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Proboscis Monkey
238095dd-8da4-43db-bc33-01339001da22 590 590 0
male Proboscis monkey
Information
Common Name Long-nosed Monkey and Bekantan (in Malay)
Range south-east Asian island of Borneo
Scientific Classification
Kingdom Animalia
Phylum Chordata
Class Mammalia
Order Primates
Family Cercopithecidae
Colobinae
Genus Nasalis
Species Nasalis larvatus
Conservation Status
ENSpecies
Endangered

The Proboscis monkey or long-nosed monkey, known as the bekantan in Malay (Nasalis larvatus), is a species of Old World monkey that is endemic to the south-east Asian island of Borneo. It belongs in the monotypic genus Nasalis, although the pig-tailed langur has traditionally also been included in this genus.

The monkey also goes by the Malay name monyet belanda ("Dutch monkey"), or even orang belanda ("Dutchman"), as Indonesians remarked that the Dutch colonisers often had similarly large bellies and noses.

This species of monkey is easily identifiable because of its unusually large nose.

Taxonomy

Proboscis monkeys belong to the Colobinae subfamily of the Old World monkeys. The two subspecies are:

Nasalis larvatus larvatus (Wurmb, 1787)
Nasalis larvatus orientalis (Chasen, 1940)

However, the difference between the subspecies is small, and not all authorities recognise Lasalis larvatus orientalis.

Physical Description

The proboscis monkey is a large species, being one of the largest monkey species native to Asia. Only the Tibetan macaque and a few of the gray langurs can rival its size. Sexual Sexual dimorphism is pronounced in the species. Males have a head-body length of 66 to 76.2 cm (26.0 to 30.0 in) and typically weigh 16 to 22.5 kg (35 to 50 lb), with a maximum known weight of 30 kg (66 lb). Females measure 53.3 to 62 cm (21.0 to 24.4 in) in head-and-body length and weigh 7 to 12 kg (15 to 26 lb), with a maximum known mass of 15 kg (33 lb). Further adding to the dimorphism is the large nose or proboscis of the male, which can exceed 10 cm (3.9 in) in length, and hangs lower than the mouth. Nevertheless, the nose of the female is still fairly large for a primate. The proboscis monkey has a long coat; the fur on the back is bright orange, reddish brown, yellowish brown or brick-red. The underfur is light-grey, yellowish, or greyish to light-orange. The face is orange-pink. The male has a red penis with a black scrotum. Both sexes have bulging stomachs that give the monkeys what resembles a pot belly. Many of the monkeys' toes are webbed.

Behavior

Social Behavior

Proboscis monkeys generally live in groups composed of one adult male, some adult females and their offspring. All-male groups may also exist. Some individuals are solitary, mostly males. Monkey groups live in overlapping home ranges, with little territoriality, in a fission-fusion society, with groups gathering at sleeping sites as night falls. There exist bands which arise when groups come together and slip apart. Groups gather during the day and travel together, but individuals only groom and play with those in their own group. One-male groups consist of 9–19 individuals, while bands can consist of as many as 60 individuals. One-male groups typically consist of three to 12 individuals, but can contain more. Serious aggression is uncommon among monkeys but minor aggression does commonly occur. Overall, members of the same bands are fairly tolerant of each other. A linear dominance hierarchy exists between females. Males of one-male groups can stay in their groups for six to eight years. Replacements in the resident males appear to occur without serious aggression. Upon reaching adulthood, males leave their natal groups and join all-male groups. Females also sometimes leave their natal groups, perhaps to avoid infanticide or inbreeding, reduce competition for food, or elevation of their social status.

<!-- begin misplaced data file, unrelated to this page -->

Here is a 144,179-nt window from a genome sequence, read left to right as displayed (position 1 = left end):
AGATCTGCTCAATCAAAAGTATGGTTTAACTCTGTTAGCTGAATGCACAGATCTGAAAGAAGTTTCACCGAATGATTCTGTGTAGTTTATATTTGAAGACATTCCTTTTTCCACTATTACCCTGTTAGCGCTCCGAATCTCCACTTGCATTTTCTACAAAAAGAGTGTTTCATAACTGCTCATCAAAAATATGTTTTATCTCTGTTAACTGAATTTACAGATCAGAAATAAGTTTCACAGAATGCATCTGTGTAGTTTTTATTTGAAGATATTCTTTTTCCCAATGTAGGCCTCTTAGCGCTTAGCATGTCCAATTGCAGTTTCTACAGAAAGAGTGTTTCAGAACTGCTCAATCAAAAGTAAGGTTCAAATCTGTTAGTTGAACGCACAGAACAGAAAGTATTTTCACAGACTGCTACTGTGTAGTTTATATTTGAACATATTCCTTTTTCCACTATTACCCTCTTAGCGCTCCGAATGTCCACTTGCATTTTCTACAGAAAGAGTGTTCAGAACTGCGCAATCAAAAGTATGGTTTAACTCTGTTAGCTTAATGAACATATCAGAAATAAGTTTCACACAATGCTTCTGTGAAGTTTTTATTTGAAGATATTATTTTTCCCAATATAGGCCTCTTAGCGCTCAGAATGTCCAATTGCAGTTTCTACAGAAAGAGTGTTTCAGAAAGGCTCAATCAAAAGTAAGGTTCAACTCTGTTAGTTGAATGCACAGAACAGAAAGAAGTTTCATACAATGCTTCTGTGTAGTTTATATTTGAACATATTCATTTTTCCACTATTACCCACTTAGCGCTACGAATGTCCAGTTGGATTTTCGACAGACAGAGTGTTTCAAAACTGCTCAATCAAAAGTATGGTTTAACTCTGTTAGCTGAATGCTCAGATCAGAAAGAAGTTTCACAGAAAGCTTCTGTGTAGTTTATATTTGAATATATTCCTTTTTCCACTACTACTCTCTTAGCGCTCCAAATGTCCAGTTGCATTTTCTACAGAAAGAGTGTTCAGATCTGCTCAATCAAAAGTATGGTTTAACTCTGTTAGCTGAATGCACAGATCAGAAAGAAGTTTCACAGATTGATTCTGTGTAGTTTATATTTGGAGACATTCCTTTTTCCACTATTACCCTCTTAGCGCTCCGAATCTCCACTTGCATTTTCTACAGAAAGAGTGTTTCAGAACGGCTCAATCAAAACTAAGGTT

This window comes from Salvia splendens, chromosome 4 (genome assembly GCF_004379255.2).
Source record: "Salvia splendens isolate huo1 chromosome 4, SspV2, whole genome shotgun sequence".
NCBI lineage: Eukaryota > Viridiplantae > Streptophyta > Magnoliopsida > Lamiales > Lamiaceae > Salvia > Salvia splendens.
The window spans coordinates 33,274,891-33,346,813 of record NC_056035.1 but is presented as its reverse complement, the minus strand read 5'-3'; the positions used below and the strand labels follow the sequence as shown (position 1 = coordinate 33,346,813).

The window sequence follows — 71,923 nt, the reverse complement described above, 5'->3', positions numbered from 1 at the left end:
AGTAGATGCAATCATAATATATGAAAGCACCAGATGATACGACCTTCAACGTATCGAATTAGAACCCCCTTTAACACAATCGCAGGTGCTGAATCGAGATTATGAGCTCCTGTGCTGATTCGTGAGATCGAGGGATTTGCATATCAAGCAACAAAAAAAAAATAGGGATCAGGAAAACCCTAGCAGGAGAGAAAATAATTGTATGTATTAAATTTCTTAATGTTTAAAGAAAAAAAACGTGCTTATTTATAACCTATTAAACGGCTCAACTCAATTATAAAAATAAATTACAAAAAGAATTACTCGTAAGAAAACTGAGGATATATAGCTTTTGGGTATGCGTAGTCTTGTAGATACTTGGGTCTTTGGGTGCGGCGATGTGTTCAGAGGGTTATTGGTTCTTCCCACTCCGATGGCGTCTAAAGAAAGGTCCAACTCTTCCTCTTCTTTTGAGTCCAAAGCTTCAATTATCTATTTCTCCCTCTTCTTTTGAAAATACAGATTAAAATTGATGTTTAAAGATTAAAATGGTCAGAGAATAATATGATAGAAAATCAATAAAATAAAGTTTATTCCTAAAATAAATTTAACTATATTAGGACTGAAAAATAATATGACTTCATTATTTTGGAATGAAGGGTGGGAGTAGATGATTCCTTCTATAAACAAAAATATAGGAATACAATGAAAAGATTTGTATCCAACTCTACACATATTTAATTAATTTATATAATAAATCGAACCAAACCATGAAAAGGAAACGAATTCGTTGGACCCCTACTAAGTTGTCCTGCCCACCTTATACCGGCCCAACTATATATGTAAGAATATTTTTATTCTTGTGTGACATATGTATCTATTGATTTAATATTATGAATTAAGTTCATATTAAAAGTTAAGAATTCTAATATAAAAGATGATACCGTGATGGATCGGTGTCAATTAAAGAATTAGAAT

Reproduction

Baby
Adult (Female)
Adult (Male)
FR9 2208aA
AB3 5161
238095dd-8da4-43db-bc33-01339001da22 590 590 0

Females become sexually mature at five years old. They experience sexual swelling, which involves the genitals becoming pink or reddened. At one site, matings largely take place between February and November, while births occur between March and May. Copulations tend to last for half a minute. The male will grab the female by the ankles or torso and mount her from behind. Both sexes will encourage mating, but they are not always successful.[16] When soliciting, both sexes will make pouted faces. In addition, males will sometimes vocalize and females will present their backsides. Mating pairs are sometimes harassed by subadults. Proboscis monkeys may also engage in mounting with no reproductive purpose, such as playful and same-sex mounting. Gestation usually last 166–200 days or slightly more. Females tend to give birth at night or in the early morning. The mothers then eat the placenta and lick their infants clean.[18] The young begin to eat solid foods at six weeks and are weaned at seven months old. The nose of a young male grows slowly until reaching adulthood. The mother will allow other members of her group to hold her infant. When a resident male in a one-male group is replaced, the infants are at risk of infanticide.

Videos

World's Weirdest - Proboscis Monkeys

World's Weirdest - Proboscis Monkeys

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